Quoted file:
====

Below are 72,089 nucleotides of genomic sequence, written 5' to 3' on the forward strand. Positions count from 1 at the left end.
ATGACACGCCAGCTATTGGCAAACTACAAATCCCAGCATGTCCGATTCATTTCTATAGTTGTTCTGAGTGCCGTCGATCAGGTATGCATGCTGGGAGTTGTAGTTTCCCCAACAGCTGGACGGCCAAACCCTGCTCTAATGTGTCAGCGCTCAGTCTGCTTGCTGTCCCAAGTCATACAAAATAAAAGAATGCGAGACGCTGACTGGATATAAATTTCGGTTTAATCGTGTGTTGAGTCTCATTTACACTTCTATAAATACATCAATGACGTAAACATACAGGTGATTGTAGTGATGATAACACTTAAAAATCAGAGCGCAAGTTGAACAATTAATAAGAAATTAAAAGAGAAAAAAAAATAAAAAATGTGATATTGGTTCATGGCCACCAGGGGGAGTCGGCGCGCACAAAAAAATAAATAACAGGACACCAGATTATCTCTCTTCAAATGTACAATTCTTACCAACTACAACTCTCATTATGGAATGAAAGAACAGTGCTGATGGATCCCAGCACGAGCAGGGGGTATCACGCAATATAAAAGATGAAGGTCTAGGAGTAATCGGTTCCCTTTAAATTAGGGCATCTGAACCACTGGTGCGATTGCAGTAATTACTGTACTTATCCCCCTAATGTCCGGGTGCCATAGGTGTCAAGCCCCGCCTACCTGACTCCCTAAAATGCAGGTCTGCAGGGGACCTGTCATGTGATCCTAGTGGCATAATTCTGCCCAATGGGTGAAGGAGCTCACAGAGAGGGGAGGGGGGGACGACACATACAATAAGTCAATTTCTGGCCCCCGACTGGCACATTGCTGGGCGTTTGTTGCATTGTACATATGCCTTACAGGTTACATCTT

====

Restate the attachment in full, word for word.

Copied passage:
Below are 72,089 nucleotides of genomic sequence, written 5' to 3' on the forward strand. Positions count from 1 at the left end.
ATGACACGCCAGCTATTGGCAAACTACAAATCCCAGCATGTCCGATTCATTTCTATAGTTGTTCTGAGTGCCGTCGATCAGGTATGCATGCTGGGAGTTGTAGTTTCCCCAACAGCTGGACGGCCAAACCCTGCTCTAATGTGTCAGCGCTCAGTCTGCTTGCTGTCCCAAGTCATACAAAATAAAAGAATGCGAGACGCTGACTGGATATAAATTTCGGTTTAATCGTGTGTTGAGTCTCATTTACACTTCTATAAATACATCAATGACGTAAACATACAGGTGATTGTAGTGATGATAACACTTAAAAATCAGAGCGCAAGTTGAACAATTAATAAGAAATTAAAAGAGAAAAAAAAATAAAAAATGTGATATTGGTTCATGGCCACCAGGGGGAGTCGGCGCGCACAAAAAAATAAATAACAGGACACCAGATTATCTCTCTTCAAATGTACAATTCTTACCAACTACAACTCTCATTATGGAATGAAAGAACAGTGCTGATGGATCCCAGCACGAGCAGGGGGTATCACGCAATATAAAAGATGAAGGTCTAGGAGTAATCGGTTCCCTTTAAATTAGGGCATCTGAACCACTGGTGCGATTGCAGTAATTACTGTACTTATCCCCCTAATGTCCGGGTGCCATAGGTGTCAAGCCCCGCCTACCTGACTCCCTAAAATGCAGGTCTGCAGGGGACCTGTCATGTGATCCTAGTGGCATAATTCTGCCCAATGGGTGAAGGAGCTCACAGAGAGGGGAGGGGGGGACGACACATACAATAAGTCAATTTCTGGCCCCCGACTGGCACATTGCTGGGCGTTTGTTGCATTGTACATATGCCTTACAGGTTACATCTT